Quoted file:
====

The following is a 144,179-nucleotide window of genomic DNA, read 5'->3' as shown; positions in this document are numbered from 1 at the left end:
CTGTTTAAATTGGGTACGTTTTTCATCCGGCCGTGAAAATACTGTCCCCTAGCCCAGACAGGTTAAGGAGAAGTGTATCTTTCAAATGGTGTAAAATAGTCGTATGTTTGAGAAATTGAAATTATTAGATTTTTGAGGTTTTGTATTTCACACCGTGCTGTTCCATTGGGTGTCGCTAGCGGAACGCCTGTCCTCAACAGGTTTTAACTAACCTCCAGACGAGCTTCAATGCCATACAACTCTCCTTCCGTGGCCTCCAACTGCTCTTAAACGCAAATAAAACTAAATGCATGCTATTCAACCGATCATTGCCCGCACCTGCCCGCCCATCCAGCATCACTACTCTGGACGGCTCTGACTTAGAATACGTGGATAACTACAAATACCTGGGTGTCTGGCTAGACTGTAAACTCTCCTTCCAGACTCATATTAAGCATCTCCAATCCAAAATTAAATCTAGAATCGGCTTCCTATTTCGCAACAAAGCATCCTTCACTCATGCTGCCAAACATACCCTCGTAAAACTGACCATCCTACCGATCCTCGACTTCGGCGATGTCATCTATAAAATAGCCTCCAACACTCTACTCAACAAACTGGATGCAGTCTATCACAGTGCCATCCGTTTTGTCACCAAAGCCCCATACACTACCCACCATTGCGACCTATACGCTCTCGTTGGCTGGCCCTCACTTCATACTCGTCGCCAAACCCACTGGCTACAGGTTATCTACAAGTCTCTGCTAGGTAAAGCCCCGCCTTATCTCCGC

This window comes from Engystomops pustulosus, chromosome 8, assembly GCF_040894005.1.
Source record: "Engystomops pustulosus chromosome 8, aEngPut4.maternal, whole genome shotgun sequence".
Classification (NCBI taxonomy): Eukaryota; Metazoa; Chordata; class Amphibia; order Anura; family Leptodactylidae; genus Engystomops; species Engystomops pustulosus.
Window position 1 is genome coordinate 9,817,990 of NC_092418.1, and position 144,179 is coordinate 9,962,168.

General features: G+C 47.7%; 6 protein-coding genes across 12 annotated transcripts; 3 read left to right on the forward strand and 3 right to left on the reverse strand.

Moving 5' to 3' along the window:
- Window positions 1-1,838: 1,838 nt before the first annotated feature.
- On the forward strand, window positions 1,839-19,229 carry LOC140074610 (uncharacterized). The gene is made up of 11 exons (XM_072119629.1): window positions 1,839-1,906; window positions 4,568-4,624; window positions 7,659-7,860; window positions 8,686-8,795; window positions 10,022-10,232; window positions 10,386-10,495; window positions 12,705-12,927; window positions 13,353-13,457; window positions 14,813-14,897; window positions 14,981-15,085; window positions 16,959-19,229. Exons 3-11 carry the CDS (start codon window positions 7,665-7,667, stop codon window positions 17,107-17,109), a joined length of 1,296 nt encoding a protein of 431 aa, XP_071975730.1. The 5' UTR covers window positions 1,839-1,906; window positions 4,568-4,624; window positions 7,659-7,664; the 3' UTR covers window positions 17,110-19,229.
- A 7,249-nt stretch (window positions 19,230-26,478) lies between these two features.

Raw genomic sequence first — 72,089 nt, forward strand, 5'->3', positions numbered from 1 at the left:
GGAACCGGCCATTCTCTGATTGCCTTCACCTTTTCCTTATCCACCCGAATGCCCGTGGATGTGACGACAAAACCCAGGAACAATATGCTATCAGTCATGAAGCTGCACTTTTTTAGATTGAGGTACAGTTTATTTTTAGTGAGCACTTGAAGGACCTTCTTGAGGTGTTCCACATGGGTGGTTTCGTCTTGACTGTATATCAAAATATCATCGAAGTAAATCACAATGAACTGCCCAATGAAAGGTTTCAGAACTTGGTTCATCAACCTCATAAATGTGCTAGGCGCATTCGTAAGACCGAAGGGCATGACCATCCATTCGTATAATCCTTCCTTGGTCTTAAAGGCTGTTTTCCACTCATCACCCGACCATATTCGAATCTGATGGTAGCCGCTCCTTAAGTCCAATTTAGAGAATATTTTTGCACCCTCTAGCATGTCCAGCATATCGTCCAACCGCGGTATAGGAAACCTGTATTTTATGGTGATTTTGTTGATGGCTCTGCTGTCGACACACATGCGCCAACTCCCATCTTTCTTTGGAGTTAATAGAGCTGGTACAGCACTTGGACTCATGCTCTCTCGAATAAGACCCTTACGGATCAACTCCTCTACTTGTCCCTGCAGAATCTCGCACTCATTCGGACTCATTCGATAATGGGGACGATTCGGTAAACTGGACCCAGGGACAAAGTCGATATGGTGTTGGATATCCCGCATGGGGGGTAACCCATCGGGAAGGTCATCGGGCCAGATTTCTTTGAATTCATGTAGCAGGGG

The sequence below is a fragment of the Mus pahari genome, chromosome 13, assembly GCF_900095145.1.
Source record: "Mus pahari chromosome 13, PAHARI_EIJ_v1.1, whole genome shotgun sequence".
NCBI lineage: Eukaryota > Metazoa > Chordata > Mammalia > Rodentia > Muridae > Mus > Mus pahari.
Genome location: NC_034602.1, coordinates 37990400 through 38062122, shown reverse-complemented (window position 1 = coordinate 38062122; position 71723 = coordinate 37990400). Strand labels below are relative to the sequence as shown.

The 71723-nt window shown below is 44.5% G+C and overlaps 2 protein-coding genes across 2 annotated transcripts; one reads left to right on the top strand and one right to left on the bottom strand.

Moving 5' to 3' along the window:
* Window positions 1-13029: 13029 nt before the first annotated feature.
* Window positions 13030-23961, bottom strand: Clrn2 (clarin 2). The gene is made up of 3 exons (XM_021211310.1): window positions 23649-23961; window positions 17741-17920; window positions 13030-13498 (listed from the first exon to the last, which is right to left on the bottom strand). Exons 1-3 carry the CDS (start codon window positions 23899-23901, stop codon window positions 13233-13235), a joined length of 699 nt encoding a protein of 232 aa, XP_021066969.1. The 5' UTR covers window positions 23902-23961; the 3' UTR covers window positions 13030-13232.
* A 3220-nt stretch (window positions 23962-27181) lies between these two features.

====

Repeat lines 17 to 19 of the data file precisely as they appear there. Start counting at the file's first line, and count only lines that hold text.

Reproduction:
Genome location: NC_034602.1, coordinates 37990400 through 38062122, shown reverse-complemented (window position 1 = coordinate 38062122; position 71723 = coordinate 37990400). Strand labels below are relative to the sequence as shown.

The 71723-nt window shown below is 44.5% G+C and overlaps 2 protein-coding genes across 2 annotated transcripts; one reads left to right on the top strand and one right to left on the bottom strand.

Moving 5' to 3' along the window: